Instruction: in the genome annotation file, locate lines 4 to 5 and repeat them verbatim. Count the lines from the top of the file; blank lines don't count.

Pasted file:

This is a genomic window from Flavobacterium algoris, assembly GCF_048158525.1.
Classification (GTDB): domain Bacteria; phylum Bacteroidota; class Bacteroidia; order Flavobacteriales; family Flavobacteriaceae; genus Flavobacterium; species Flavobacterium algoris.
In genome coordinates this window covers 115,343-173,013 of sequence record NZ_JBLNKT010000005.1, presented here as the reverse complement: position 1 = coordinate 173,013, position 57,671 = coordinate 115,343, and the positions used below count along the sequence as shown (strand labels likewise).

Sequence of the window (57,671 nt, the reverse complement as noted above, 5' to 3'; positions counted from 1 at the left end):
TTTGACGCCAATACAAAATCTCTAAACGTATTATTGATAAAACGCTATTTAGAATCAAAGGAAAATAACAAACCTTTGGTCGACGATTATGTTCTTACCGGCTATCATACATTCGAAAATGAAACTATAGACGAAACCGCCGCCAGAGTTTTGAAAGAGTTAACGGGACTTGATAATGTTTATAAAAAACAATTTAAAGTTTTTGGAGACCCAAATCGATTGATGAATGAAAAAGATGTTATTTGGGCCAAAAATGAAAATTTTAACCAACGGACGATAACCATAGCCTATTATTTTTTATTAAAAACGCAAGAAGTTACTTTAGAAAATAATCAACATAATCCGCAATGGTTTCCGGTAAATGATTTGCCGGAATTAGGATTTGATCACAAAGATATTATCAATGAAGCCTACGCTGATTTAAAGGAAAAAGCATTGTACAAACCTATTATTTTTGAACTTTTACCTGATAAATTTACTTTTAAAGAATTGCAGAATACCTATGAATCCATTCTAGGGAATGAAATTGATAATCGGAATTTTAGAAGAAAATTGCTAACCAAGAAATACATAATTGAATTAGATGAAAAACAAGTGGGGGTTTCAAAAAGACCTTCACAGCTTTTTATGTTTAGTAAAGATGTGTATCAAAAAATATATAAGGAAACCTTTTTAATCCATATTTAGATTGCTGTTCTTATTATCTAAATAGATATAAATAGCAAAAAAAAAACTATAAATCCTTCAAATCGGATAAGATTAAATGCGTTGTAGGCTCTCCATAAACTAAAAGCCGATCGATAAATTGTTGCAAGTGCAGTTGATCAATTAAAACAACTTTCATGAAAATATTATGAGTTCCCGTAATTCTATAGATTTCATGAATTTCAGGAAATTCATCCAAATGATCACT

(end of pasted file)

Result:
Sequence of the window (57,671 nt, the reverse complement as noted above, 5' to 3'; positions counted from 1 at the left end):
TTTGACGCCAATACAAAATCTCTAAACGTATTATTGATAAAACGCTATTTAGAATCAAAGGAAAATAACAAACCTTTGGTCGACGATTATGTTCTTACCGGCTATCATACATTCGAAAATGAAACTATAGACGAAACCGCCGCCAGAGTTTTGAAAGAGTTAACGGGACTTGATAATGTTTATAAAAAACAATTTAAAGTTTTTGGAGACCCAAATCGATTGATGAATGAAAAAGATGTTATTTGGGCCAAAAATGAAAATTTTAACCAACGGACGATAACCATAGCCTATTATTTTTTATTAAAAACGCAAGAAGTTACTTTAGAAAATAATCAACATAATCCGCAATGGTTTCCGGTAAATGATTTGCCGGAATTAGGATTTGATCACAAAGATATTATCAATGAAGCCTACGCTGATTTAAAGGAAAAAGCATTGTACAAACCTATTATTTTTGAACTTTTACCTGATAAATTTACTTTTAAAGAATTGCAGAATACCTATGAATCCATTCTAGGGAATGAAATTGATAATCGGAATTTTAGAAGAAAATTGCTAACCAAGAAATACATAATTGAATTAGATGAAAAACAAGTGGGGGTTTCAAAAAGACCTTCACAGCTTTTTATGTTTAGTAAAGATGTGTATCAAAAAATATATAAGGAAACCTTTTTAATCCATATTTAGATTGCTGTTCTTATTATCTAAATAGATATAAATAGCAAAAAAAAAACTATAAATCCTTCAAATCGGATAAGATTAAATGCGTTGTAGGCTCTCCATAAACTAAAAGCCGATCGATAAATTGTTGCAAGTGCAGTTGATCAATTAAAACAACTTTCATGAAAATATTATGAGTTCCCGTAATTCTATAGATTTCATGAATTTCAGGAAATTCATCCAAATGATCACT